AI is permeating almost every industry in America. AI hardware and software rely on complex algorithms, but the problem is, often, the public doesn't know how these algorithms work or how agencies are using them to make critical decisions that affect us all.
As AI technology becomes more mainstream in areas like law enforcement, automotive applications, smart home control and other municipal purposes, governments all over the world are scrambling to update laws aimed at keeping pace with this emerging technology, while also protecting citizens' privacy. However, many are not yet sure how AI will play out in the long run, and they have adopted a wait-and-see policy rather than update statutes now.
Compliance-mandated AI transparency
The United States is slow to enact any new policy; therefore, individual states have begun to draft their own AI protective covenants. Per most public records laws, the general public has access to governmental documents. However, when a request to see invoices or emails regarding patented technology used to monitor civilians or automate routine tasks falls into the proprietary category, these requests are being denied. The rejection has left some Americans feeling nervous about what types of AI are being used and how.
In 2017, New York City passed a bill and created a task force to investigate "automated decision systems" that affect everything from placing students in public schools to assessing teacher performance, determining where a firehouse should be built and identifying Medicaid fraud. Unfortunately, the investigations yielded little in the way of helpful information. In November 2019, the task force issued a final report and suggested creating a centralized structure for agencies that use AI technologies so they can establish better management practices.
The AI transparency paradox
The problem with transparency concerning AI usage and patented technology is that it may fall under trade secret laws, and those are protected and, in most states, banned from public record. Many law enforcement agencies stress the need for privacy when using AI in the field, or criminals may find ways to circumvent the technology. Another problem facing transparency with AI is that, if the specifics about a particular piece of hardware or complex algorithms are made public, hackers could potentially find ways to take over and control devices. It's a fine line between protecting citizens' rights and being held accountable.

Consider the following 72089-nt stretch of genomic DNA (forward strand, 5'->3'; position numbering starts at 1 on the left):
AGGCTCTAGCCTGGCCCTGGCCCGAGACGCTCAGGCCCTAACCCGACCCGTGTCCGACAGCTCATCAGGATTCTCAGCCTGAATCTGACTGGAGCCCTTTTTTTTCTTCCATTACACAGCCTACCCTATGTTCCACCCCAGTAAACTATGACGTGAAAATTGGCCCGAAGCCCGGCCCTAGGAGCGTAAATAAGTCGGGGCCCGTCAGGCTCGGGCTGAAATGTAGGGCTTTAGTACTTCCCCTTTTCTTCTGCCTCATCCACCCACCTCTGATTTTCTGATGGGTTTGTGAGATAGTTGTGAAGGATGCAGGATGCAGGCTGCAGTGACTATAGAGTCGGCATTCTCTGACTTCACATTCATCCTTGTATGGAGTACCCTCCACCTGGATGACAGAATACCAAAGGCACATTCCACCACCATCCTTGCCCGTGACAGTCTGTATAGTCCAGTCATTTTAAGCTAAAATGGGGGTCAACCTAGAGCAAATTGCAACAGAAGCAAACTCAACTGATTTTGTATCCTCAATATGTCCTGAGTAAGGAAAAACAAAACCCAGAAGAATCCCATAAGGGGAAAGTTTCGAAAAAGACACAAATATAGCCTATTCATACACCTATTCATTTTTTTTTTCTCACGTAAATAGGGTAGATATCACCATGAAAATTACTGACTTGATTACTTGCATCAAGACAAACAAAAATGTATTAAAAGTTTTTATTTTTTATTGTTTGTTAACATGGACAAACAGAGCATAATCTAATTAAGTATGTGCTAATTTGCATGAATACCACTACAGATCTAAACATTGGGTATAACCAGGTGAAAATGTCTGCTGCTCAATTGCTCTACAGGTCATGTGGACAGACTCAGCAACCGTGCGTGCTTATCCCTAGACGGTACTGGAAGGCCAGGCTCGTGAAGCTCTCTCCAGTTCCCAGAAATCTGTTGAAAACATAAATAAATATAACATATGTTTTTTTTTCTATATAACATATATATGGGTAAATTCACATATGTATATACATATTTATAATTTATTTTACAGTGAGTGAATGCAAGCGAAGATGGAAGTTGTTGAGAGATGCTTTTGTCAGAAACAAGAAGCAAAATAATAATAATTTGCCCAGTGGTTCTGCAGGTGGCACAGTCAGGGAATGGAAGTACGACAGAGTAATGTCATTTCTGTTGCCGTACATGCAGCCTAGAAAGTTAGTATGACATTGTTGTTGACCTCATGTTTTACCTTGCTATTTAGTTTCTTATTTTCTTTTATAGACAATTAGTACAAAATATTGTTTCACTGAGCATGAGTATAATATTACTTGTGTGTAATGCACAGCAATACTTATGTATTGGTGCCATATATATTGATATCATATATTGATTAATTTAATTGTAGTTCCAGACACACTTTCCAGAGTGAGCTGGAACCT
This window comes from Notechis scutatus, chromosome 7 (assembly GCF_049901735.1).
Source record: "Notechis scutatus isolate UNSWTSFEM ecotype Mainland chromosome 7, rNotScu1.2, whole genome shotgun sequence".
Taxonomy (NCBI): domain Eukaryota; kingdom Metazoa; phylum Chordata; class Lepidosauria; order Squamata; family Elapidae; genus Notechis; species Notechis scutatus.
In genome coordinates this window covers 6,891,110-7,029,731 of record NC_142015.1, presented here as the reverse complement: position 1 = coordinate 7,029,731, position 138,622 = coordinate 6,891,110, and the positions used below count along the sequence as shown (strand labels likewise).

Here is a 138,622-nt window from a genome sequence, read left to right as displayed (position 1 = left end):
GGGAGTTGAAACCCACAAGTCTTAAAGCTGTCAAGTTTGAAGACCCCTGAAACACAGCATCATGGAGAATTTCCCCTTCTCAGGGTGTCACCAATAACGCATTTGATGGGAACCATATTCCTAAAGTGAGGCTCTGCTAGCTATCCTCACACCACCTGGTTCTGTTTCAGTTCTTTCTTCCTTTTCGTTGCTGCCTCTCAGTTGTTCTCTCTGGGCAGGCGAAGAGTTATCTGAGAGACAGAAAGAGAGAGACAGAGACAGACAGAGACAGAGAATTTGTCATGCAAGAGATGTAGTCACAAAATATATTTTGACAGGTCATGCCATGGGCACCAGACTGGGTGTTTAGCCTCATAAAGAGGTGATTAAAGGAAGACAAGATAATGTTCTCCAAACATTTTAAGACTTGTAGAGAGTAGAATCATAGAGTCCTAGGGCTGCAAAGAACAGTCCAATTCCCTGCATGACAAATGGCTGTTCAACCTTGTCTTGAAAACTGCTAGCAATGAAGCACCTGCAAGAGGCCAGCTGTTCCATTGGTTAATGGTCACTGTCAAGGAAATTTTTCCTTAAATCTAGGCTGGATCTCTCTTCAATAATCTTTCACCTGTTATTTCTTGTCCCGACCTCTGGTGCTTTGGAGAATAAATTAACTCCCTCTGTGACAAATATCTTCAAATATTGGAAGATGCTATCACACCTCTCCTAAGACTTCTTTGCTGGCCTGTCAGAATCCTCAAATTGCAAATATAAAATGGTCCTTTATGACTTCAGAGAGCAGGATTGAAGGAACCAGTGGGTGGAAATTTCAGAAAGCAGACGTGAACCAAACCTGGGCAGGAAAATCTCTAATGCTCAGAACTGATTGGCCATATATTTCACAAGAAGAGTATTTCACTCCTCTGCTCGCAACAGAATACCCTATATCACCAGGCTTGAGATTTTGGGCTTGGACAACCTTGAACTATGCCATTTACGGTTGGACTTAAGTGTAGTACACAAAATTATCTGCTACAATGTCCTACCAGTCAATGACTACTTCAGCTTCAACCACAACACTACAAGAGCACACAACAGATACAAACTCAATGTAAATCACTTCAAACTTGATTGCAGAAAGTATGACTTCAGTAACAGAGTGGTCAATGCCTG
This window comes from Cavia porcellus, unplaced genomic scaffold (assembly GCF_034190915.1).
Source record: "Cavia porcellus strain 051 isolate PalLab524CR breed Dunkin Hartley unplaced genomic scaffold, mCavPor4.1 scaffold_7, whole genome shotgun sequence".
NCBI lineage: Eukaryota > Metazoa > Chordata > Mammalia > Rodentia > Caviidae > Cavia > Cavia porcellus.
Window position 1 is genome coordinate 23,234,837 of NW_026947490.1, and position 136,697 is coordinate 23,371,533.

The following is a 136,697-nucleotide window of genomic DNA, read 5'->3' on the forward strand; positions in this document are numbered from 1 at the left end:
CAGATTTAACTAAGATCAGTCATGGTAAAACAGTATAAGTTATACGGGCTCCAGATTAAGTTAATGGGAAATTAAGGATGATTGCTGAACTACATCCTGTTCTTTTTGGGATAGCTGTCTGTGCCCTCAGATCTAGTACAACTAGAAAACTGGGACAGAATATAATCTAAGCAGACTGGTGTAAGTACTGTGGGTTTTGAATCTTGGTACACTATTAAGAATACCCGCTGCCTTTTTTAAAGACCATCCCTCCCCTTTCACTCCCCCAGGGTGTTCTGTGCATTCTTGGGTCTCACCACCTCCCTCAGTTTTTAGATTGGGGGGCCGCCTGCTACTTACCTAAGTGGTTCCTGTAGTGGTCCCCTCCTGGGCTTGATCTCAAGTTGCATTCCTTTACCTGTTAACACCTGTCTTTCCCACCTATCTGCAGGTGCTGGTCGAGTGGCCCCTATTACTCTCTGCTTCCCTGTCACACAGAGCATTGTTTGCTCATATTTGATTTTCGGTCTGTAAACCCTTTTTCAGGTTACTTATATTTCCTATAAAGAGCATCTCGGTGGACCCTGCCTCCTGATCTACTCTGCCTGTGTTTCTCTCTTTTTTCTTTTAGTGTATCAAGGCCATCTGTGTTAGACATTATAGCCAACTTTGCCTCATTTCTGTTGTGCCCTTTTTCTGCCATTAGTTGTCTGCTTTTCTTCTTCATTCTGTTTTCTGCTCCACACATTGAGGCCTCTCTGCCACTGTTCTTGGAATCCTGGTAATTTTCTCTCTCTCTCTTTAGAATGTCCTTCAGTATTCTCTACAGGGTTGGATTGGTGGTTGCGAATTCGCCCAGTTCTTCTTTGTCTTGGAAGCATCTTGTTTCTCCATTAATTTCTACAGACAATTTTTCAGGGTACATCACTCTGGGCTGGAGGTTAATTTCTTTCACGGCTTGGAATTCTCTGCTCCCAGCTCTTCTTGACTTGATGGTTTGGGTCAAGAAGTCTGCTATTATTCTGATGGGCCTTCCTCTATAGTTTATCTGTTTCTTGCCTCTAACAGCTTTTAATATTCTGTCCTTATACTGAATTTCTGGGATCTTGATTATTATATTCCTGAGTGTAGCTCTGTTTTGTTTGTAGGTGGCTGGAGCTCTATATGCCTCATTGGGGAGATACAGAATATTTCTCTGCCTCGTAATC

Although some would argue the point, there are negative aspects of AI transparency. Some examples include the following.
AI bias. AI algorithms are only as good as the people who build them, and just about everyone has some biases that are likely to end up in the final AI product. One example would be Microsoft's Twitter chatbot that became racist. It's critically important that those who design the algorithms try to do so without bias and then different human beings monitor and train those algorithms to ensure an unbiased AI.
Risks to fundamental rights and civil liberties. As AI transparency laws are passed and the truth comes out about who programmed these algorithms and how, there is no doubt some applications will find themselves on the wrong side of fundamental rights and civil liberties.
Endangerment. A lot of the AI used in federal, state and local governments is proprietary. If transparency laws describe how the software is programmed, it could potentially pose risks to security and public safety by enabling cybercriminals to infect systems with viruses or malware.
AI certainly helps us in many ways, from suggesting music or movies we might enjoy to learning how we operate a piece of software and automating routine tasks. AI is useful for everyday life and even crime prevention. However, most people take AI for granted and don't question the larger picture.
Privacy. Personal privacy is a topic that has been tossed around a lot lately due to the rise in identity theft, data breaches, ransomware and hacking incidents. The question of privacy is paramount to the transparency issue of AI software and hardware. What information is collected about who and how it is stored, used and shared are things the public deserves to know.
Public records. Currently, with the way public records laws are structured, most documents and references to AI algorithms and devices are not available. Therefore, the public is left in the dark about how government agencies, law enforcement and the private sector use AI to assess situations and make policy decisions that potentially affect human lives. Obviously, this needs to change so that these custodians are made accountable to the public who pays the taxes for their services.
The question of how far to go with transparency laws concerning AI technologies is not a simple one. New York's law may set the stage for other states to implement more accountability into AI systems and open lines of communication between those who use AI and those who are served by it.
About the author
Ben Hartwig is a chief security officer at InfoTracer. He authors guides on marketing and cybersecurity posture.